Small Molecules Give Vaccines A Big Boost

Small molecule libraries represent a promising source of new vaccine-boosting ingredients, scientists find.

AsianScientist (Nov. 11, 2020) – As the world eagerly awaits the arrival of a COVID-19 vaccine, scientists in Japan are turning to small molecule libraries to discover new ingredients that make vaccines more effective. These ingredients, known as adjuvants, help elicit a stronger immune response when added to a vaccine. The team’s findings were published in the journal Angewandte Chemie.

Vaccines are typically divided into two main types. Live attenuated vaccines are produced by weakening a disease-causing bacterium or virus in the laboratory. When administered, the modified microorganism in the vaccine replicates in the body and generates long-lasting immunity.

In contrast, inactivated vaccines contain killed versions of the microbes, or components like proteins and sugars. Because these vaccines do not contain live bacteria or viruses, they cannot replicate and stimulate a strong immune response. Hence, adjuvants are often added to inactivated vaccines to accelerate, prolong or enhance their effect. While adjuvants have been used for nearly a century, how they actually work remains a mystery to scientists.

“Adjuvants generate a robust and long-lasting immune response, but the ones currently in use, like aluminum salts and oil-in-water emulsions, were developed in the 1920s,” explained study leader Dr. Motonari Uesugi of Kyoto University. “We don’t precisely understand how they work, which is why they are often called immunologists’ dirty little secret.”

Given the historically unclear understanding over adjuvants, it should come as no surprise that many existing adjuvant compounds were discovered through mere trial-and-error.

Seeking a more rigorous method to identify adjuvants, Uesugi and his team screened a library of 8,000 small molecules for their ability to self-assemble. Molecular self-assembly, where molecules self-organize without guidance from an outside source, is a naturally-occurring process in cells. This led the researchers to hypothesize that self-assembling molecules may resemble the structures of disease-causing microbes and stimulate an immune response.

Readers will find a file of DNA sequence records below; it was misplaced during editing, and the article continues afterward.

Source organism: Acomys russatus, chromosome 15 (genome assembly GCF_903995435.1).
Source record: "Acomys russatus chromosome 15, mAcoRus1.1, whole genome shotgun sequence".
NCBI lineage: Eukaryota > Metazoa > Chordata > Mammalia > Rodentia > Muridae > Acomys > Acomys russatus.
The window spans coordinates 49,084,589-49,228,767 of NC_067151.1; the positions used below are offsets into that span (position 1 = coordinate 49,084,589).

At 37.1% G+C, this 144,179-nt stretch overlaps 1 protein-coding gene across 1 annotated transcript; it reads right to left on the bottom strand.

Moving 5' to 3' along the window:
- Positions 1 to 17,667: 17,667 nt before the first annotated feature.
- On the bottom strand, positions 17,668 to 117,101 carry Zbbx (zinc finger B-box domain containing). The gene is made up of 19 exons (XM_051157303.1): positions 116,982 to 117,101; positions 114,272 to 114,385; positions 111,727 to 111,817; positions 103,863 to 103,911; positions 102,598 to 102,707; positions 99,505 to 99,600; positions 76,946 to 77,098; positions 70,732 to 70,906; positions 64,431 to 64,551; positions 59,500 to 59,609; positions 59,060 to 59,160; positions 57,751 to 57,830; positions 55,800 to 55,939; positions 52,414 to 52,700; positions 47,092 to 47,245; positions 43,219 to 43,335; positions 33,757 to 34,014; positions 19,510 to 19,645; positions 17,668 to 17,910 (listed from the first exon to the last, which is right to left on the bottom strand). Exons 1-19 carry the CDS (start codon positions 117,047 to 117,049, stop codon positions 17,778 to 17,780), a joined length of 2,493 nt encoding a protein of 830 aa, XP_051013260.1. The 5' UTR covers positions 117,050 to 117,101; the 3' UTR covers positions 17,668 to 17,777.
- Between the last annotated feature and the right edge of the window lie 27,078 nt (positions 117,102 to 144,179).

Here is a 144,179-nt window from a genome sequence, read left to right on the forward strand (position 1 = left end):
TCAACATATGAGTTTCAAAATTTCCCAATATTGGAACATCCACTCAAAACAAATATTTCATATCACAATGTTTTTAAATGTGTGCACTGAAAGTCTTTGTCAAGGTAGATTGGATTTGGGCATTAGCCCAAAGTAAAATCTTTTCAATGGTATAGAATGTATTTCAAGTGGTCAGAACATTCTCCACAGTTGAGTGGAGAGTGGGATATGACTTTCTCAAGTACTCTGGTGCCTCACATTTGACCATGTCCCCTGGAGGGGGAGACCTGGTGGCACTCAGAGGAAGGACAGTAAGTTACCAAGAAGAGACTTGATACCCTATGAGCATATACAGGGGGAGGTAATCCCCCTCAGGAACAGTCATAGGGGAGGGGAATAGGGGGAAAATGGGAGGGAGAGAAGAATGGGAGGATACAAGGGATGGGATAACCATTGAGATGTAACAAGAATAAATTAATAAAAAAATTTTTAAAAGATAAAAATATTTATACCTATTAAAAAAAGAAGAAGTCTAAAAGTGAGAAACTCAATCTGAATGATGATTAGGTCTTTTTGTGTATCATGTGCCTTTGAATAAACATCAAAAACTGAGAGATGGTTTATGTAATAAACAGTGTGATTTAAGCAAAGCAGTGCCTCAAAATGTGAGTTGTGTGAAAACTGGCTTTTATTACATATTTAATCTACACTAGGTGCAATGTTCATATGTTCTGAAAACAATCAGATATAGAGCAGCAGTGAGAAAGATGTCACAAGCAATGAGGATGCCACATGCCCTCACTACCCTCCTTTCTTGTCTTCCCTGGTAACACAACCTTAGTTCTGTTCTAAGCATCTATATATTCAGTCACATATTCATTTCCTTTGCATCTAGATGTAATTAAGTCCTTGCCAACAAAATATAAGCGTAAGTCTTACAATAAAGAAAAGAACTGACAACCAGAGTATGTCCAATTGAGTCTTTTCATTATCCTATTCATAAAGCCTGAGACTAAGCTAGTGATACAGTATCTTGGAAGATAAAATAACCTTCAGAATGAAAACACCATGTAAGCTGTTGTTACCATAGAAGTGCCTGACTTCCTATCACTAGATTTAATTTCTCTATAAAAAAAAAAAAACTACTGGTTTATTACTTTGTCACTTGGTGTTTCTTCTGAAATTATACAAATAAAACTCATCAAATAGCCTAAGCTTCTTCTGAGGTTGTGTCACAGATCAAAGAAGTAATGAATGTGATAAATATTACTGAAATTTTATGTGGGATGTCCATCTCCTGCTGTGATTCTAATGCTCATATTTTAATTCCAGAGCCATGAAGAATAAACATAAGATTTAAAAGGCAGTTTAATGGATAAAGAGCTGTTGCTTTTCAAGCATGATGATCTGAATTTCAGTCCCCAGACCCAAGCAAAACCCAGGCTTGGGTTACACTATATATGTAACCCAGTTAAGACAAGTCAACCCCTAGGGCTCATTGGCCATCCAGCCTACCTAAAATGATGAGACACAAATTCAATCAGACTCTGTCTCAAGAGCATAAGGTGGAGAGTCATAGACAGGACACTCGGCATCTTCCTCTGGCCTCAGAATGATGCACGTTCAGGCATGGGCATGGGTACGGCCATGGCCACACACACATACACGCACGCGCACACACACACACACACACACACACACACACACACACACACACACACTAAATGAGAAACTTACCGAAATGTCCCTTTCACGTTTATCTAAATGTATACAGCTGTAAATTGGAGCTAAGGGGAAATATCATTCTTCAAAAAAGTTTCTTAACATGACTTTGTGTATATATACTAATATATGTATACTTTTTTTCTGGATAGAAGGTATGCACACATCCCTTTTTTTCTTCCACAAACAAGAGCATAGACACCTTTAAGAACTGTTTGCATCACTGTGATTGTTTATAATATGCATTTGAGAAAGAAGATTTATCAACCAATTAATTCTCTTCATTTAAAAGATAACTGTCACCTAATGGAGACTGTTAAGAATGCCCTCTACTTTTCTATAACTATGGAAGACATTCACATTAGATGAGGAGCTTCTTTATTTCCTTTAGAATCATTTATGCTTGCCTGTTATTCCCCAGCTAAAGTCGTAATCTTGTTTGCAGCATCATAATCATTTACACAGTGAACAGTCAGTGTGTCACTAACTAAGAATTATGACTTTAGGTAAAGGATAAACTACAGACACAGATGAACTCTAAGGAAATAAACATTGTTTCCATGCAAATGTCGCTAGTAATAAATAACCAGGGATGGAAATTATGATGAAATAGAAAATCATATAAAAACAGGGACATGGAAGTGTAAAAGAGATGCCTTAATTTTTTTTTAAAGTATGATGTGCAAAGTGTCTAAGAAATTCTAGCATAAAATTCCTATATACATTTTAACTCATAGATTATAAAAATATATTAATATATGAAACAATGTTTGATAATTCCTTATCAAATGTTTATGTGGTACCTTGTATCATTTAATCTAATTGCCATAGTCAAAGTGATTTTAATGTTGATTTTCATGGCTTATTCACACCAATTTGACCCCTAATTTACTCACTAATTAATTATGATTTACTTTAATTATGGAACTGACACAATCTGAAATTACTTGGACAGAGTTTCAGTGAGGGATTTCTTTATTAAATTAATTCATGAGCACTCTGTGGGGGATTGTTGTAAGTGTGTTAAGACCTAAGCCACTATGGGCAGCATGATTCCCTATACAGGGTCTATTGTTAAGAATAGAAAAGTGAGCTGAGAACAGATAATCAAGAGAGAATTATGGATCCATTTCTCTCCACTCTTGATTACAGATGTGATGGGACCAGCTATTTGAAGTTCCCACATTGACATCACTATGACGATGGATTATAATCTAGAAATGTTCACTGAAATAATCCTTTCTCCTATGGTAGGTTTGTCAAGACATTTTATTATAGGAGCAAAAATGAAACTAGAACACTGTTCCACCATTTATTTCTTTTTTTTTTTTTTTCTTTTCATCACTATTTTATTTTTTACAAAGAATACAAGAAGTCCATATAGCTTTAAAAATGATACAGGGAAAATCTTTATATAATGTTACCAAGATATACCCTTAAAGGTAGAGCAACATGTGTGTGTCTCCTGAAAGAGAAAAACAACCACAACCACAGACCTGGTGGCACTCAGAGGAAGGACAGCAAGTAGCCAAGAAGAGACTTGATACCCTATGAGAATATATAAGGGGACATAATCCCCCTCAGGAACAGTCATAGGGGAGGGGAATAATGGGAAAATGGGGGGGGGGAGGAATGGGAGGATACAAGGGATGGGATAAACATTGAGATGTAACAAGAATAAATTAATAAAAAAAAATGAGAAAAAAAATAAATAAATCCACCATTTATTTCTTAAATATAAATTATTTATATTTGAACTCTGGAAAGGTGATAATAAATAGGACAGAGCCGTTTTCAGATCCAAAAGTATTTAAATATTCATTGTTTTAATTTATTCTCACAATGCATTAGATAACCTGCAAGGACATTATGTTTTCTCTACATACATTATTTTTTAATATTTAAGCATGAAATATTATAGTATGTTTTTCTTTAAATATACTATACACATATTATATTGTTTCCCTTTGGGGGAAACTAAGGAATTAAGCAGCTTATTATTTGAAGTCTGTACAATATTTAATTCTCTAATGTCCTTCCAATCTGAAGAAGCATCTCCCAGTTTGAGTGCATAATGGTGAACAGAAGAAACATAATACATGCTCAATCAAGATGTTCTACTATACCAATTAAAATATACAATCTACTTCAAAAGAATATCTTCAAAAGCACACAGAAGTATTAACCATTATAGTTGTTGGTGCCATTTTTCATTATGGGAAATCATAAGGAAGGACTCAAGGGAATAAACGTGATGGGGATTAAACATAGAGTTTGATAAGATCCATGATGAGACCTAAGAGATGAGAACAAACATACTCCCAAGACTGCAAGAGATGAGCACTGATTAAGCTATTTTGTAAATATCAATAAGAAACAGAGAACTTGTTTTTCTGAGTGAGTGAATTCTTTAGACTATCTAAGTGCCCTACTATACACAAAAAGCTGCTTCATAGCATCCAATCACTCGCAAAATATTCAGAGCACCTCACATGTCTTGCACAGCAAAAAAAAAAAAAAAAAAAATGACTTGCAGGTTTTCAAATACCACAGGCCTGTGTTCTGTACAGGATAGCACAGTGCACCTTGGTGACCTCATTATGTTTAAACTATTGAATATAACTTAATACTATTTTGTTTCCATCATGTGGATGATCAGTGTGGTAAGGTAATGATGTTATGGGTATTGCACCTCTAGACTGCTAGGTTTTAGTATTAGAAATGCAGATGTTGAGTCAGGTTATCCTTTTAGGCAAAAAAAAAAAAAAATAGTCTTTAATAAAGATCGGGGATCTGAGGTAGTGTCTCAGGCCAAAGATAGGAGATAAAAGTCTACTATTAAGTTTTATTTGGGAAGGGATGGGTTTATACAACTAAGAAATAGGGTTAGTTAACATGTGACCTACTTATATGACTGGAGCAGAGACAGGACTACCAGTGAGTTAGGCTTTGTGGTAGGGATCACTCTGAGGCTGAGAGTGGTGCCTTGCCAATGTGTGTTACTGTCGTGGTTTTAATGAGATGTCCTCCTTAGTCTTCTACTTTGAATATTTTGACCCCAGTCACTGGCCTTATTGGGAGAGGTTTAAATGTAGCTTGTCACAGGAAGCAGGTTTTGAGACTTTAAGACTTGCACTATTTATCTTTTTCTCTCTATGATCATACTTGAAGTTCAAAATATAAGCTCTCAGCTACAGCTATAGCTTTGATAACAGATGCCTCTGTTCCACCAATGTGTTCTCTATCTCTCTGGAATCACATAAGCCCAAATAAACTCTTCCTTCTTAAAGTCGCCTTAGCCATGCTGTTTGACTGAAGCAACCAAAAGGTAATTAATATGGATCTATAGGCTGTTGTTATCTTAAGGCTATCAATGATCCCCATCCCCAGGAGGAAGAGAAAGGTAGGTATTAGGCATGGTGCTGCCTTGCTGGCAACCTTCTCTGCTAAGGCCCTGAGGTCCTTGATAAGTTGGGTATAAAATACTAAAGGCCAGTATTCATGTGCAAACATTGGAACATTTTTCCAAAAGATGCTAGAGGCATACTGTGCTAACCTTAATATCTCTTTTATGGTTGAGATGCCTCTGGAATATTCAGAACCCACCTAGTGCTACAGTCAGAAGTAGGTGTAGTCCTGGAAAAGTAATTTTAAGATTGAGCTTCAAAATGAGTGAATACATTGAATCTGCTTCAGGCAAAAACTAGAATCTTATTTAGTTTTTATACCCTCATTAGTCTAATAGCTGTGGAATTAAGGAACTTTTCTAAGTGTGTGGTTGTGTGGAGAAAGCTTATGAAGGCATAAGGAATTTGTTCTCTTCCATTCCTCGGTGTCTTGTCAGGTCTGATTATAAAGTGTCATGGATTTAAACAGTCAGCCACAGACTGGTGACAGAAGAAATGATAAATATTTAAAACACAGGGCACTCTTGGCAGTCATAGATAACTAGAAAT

From the library, the team identified 116 self-assembling candidates and then screened them for their ability to increase the expression of pro-inflammatory molecules. Eventually, Uesugi and his colleagues singled out cholicamide, which assembles to form a virus-like structure that enters the cell. Once inside, cholicamide generates an immune response through the same mechanism that detects single‐stranded viral RNA. When used as an adjuvant for the influenza vaccine and given to mice, cholicamide proved to be as potent as aluminum salts.

Further studies are needed to determine how cholicamide mimics the single RNA strands of viruses to stimulate the immune system. Still, their study shows that screening small molecule libraries represent a promising strategy for identifying vaccine adjuvants.

“Our study, to the best of our knowledge, is the first report of using a small molecule library for vaccine adjuvant discovery,” said Uesugi. “We hope the new approach paves the way for discovering and designing self-assembling small molecule adjuvants against pathogens, including emerging viruses.”

The article can be found at: Jin et al. (2020) Discovery of Self‐Assembling Small Molecules as Vaccine Adjuvants.


Source: Kyoto University; Photo: Mindy Takamiya/Kyoto University iCeMS.
Disclaimer: This article does not necessarily reflect the views of AsianScientist or its staff.

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